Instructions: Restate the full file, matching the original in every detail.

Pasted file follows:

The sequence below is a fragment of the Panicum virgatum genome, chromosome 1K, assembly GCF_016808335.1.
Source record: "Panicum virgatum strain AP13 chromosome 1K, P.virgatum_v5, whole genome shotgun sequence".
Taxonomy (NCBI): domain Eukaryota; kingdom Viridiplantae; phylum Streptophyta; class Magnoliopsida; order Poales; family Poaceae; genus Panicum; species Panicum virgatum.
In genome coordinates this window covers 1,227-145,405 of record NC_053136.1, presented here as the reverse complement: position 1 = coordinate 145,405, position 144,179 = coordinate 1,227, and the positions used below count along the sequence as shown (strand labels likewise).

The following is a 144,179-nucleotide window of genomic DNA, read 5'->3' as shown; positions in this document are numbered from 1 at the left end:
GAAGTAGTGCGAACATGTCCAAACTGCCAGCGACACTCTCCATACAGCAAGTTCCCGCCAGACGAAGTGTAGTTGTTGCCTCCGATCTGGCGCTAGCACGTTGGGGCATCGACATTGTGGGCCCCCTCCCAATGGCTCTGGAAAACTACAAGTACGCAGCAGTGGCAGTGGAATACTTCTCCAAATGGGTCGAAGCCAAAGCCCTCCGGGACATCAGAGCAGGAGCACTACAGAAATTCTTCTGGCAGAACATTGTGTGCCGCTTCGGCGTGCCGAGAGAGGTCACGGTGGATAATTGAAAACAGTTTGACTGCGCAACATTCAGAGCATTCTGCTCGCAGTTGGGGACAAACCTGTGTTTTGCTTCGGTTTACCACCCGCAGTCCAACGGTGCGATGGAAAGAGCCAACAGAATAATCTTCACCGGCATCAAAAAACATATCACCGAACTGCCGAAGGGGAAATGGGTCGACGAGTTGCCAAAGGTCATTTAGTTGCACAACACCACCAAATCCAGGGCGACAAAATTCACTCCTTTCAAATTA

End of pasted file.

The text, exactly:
The sequence below is a fragment of the Panicum virgatum genome, chromosome 1K, assembly GCF_016808335.1.
Source record: "Panicum virgatum strain AP13 chromosome 1K, P.virgatum_v5, whole genome shotgun sequence".
Taxonomy (NCBI): domain Eukaryota; kingdom Viridiplantae; phylum Streptophyta; class Magnoliopsida; order Poales; family Poaceae; genus Panicum; species Panicum virgatum.
In genome coordinates this window covers 1,227-145,405 of record NC_053136.1, presented here as the reverse complement: position 1 = coordinate 145,405, position 144,179 = coordinate 1,227, and the positions used below count along the sequence as shown (strand labels likewise).

The following is a 144,179-nucleotide window of genomic DNA, read 5'->3' as shown; positions in this document are numbered from 1 at the left end:
GAAGTAGTGCGAACATGTCCAAACTGCCAGCGACACTCTCCATACAGCAAGTTCCCGCCAGACGAAGTGTAGTTGTTGCCTCCGATCTGGCGCTAGCACGTTGGGGCATCGACATTGTGGGCCCCCTCCCAATGGCTCTGGAAAACTACAAGTACGCAGCAGTGGCAGTGGAATACTTCTCCAAATGGGTCGAAGCCAAAGCCCTCCGGGACATCAGAGCAGGAGCACTACAGAAATTCTTCTGGCAGAACATTGTGTGCCGCTTCGGCGTGCCGAGAGAGGTCACGGTGGATAATTGAAAACAGTTTGACTGCGCAACATTCAGAGCATTCTGCTCGCAGTTGGGGACAAACCTGTGTTTTGCTTCGGTTTACCACCCGCAGTCCAACGGTGCGATGGAAAGAGCCAACAGAATAATCTTCACCGGCATCAAAAAACATATCACCGAACTGCCGAAGGGGAAATGGGTCGACGAGTTGCCAAAGGTCATTTAGTTGCACAACACCACCAAATCCAGGGCGACAAAATTCACTCCTTTCAAATTA